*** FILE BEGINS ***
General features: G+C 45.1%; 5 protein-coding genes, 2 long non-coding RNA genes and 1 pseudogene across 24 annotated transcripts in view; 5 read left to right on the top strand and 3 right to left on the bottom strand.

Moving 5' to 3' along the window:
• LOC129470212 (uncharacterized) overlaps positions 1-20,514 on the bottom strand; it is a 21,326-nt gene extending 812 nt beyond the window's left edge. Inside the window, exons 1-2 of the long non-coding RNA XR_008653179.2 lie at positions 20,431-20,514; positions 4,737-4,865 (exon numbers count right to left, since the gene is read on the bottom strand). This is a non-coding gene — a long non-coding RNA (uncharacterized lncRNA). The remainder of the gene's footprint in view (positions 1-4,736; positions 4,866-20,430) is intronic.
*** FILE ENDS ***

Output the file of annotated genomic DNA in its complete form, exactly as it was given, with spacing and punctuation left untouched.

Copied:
General features: G+C 45.1%; 5 protein-coding genes, 2 long non-coding RNA genes and 1 pseudogene across 24 annotated transcripts in view; 5 read left to right on the top strand and 3 right to left on the bottom strand.

Moving 5' to 3' along the window:
• LOC129470212 (uncharacterized) overlaps positions 1-20,514 on the bottom strand; it is a 21,326-nt gene extending 812 nt beyond the window's left edge. Inside the window, exons 1-2 of the long non-coding RNA XR_008653179.2 lie at positions 20,431-20,514; positions 4,737-4,865 (exon numbers count right to left, since the gene is read on the bottom strand). This is a non-coding gene — a long non-coding RNA (uncharacterized lncRNA). The remainder of the gene's footprint in view (positions 1-4,736; positions 4,866-20,430) is intronic.